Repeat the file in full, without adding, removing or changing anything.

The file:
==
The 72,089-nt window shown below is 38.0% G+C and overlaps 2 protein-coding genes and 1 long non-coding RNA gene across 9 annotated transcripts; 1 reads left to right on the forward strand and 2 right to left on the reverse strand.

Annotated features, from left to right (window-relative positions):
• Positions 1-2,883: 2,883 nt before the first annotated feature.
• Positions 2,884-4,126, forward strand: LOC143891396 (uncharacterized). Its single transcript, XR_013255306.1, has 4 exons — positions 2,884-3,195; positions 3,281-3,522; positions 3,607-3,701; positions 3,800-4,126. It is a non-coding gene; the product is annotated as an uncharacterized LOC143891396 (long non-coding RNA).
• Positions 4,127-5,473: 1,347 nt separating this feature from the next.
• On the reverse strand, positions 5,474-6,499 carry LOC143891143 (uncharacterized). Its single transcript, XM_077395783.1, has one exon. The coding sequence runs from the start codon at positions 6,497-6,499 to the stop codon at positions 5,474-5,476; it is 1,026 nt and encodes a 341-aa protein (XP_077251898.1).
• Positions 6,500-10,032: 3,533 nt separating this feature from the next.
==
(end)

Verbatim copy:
The 72,089-nt window shown below is 38.0% G+C and overlaps 2 protein-coding genes and 1 long non-coding RNA gene across 9 annotated transcripts; 1 reads left to right on the forward strand and 2 right to left on the reverse strand.

Annotated features, from left to right (window-relative positions):
• Positions 1-2,883: 2,883 nt before the first annotated feature.
• Positions 2,884-4,126, forward strand: LOC143891396 (uncharacterized). Its single transcript, XR_013255306.1, has 4 exons — positions 2,884-3,195; positions 3,281-3,522; positions 3,607-3,701; positions 3,800-4,126. It is a non-coding gene; the product is annotated as an uncharacterized LOC143891396 (long non-coding RNA).
• Positions 4,127-5,473: 1,347 nt separating this feature from the next.
• On the reverse strand, positions 5,474-6,499 carry LOC143891143 (uncharacterized). Its single transcript, XM_077395783.1, has one exon. The coding sequence runs from the start codon at positions 6,497-6,499 to the stop codon at positions 5,474-5,476; it is 1,026 nt and encodes a 341-aa protein (XP_077251898.1).
• Positions 6,500-10,032: 3,533 nt separating this feature from the next.